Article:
The 20-year-old has been carting her guitar around London and playing intimate gigs for the past five years, and is looking for that all-important springboard into the music business.

Charlotte, in her first year at Southampton University, said she takes inspiration from the likes of Joni Mitchell, Counting Crows and Alanis Morissette.

She got a taster of performing to a big audience on a fringe stage at Glastonbury - 2008, and said that she was not fazed by the occasion.

"I am not as nervous in front of big crowds. You can see people's faces when playing smaller, more intimate gigs, and it's so much easier to play to an anonymous mass," she said.

"I really want to start a career in music and I am so excited about going back for the regional finals. It's a great opportunity to get heard and it would mean a lot to get through."

* Unity Vibes UNITY Vibes are an eight-piece reggae/ska act with aspirations of bringing 'positive vibes' to worldwide audiences and bringing roots music centre stage.

The last Live and Unsigned audition was one of only a handful of shows the band has played since forming nine months ago, and already they have a bevy of original tracks they are keen to showcase.

They are steadily gaining a devoted fanbase through radioplay on various local stations, and their polished website is a sign they are serious about their musical careers.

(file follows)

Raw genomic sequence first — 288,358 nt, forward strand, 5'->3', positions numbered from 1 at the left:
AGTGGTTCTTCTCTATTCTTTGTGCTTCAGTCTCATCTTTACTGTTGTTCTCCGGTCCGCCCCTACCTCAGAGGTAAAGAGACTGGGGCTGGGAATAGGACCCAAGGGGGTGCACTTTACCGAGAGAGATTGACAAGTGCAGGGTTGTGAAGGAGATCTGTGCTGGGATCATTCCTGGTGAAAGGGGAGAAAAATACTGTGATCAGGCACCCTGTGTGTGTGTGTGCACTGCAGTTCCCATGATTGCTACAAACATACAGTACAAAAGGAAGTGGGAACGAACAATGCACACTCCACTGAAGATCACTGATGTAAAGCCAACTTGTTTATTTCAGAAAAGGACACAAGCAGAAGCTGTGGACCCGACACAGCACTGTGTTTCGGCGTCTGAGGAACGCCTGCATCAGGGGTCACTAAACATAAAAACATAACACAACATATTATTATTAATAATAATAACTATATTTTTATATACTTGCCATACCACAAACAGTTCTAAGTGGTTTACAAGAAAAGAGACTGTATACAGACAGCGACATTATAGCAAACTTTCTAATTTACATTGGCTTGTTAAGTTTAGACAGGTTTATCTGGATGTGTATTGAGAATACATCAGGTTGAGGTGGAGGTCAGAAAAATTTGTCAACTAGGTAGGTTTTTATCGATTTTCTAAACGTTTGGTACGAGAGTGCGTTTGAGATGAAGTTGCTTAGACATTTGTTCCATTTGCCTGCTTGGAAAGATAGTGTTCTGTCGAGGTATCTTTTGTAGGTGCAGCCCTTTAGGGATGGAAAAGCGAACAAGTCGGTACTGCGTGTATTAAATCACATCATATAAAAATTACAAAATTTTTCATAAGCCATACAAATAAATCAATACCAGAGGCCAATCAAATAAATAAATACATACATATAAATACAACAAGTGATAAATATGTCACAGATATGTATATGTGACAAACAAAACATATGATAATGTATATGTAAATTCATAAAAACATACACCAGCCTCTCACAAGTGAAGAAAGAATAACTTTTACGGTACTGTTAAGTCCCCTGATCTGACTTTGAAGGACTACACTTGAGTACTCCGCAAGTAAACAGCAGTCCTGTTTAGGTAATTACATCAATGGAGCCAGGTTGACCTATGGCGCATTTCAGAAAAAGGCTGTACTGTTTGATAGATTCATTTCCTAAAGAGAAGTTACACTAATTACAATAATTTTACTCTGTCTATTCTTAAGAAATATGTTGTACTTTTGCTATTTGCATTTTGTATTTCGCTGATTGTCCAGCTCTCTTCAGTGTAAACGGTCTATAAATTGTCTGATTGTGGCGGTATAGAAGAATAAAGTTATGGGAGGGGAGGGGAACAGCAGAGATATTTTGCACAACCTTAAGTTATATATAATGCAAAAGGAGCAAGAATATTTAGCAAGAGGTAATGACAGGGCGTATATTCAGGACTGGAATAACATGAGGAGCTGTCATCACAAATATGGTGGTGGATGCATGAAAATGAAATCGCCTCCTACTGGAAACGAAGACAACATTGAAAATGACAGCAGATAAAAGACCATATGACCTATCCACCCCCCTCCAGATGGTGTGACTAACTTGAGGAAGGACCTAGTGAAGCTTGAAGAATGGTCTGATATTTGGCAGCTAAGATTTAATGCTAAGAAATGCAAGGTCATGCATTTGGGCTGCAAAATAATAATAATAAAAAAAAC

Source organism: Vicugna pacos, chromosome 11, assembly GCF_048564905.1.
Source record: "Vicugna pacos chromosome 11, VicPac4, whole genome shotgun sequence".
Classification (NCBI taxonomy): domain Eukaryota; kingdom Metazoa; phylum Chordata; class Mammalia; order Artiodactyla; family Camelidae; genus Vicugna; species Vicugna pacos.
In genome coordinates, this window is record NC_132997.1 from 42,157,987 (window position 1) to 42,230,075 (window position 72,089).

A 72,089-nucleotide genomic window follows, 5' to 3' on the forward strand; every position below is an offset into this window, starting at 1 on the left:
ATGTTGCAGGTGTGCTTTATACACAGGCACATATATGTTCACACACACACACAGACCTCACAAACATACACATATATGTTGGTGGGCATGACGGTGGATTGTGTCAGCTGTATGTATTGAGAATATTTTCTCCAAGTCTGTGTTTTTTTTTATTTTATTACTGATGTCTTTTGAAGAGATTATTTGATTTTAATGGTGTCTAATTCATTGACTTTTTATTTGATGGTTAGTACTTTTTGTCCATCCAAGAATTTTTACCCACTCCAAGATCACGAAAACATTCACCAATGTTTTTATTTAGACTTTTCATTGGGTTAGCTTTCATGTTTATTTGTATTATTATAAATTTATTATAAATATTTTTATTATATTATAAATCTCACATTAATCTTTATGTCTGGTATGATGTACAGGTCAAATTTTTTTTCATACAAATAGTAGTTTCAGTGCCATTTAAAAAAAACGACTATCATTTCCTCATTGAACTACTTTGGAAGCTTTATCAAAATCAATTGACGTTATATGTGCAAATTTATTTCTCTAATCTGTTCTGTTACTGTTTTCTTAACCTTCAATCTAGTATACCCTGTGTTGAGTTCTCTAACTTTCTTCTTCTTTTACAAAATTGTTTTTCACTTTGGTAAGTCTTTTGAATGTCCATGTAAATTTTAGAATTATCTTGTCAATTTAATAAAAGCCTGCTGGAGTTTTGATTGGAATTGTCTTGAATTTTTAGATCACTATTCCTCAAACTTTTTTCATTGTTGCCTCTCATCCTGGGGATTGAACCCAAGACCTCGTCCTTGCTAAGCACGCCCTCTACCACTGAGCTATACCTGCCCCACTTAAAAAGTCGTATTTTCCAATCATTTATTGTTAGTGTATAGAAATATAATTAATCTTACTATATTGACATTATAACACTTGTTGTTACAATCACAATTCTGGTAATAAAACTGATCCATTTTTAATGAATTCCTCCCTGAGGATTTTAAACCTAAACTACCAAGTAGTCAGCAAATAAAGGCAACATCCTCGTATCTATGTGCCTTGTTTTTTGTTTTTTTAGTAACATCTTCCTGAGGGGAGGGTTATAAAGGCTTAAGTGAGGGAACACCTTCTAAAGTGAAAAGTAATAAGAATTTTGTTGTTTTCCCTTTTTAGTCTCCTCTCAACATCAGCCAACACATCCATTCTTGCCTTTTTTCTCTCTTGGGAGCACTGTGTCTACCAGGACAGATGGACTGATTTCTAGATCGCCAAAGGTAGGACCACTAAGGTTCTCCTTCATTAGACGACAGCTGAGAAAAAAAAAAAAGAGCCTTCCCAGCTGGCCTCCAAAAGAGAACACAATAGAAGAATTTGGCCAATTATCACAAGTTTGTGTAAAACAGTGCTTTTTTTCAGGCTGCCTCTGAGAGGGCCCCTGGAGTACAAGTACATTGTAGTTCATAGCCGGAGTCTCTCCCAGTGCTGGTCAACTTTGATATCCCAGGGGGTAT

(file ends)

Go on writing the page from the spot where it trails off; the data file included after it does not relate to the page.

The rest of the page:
'H', the band's backing drummer and vocalist, who hails from Hayes, said he had little hope of getting to this stage.

"All of the people there were quite rock influenced, so it was quite a shock to get through, although I think we offer something a little different, which is always good," he said.

"We want to bring the commercial aspect back to reggae music, and take it to another level."

On assessing the band's chances of progressing, he said: "It would be amazing if we were to get through to the finals, but we are definitely not looking that far ahead. We just want to put ourselves out there and play live as much as possible.

"With each show we are getting better and better, and we're all having a ball."

**Avatar Original AVATAR Original are a four-piece rock band made up of west Londoners Carl and Robert Komuro, Julian Crosswell and David Bean, who mish-mash 90s rock with funk and grunge, combined with emotional melodies and catchy riffs, to produce a unique sound.

Carl Komuro, who lives with his brother, Robert, in Yiewsley, said of the first auditions: "It was all quite fast paced and rushed through, you could really feel the tension in the room amongst everyone who was auditioning."

The band breezed through the opening stages, and Carl said their success has given them renewed motivation to press on.

"To get through was an awesome feeling," he added. "We have worked hard on our image, our style, stage presence and song writing, and we've really stepped it up in the past few months.

"We will just continue to give our all for as long as we are still in."

* For more information, visit www.liveandunsigned.uk.com .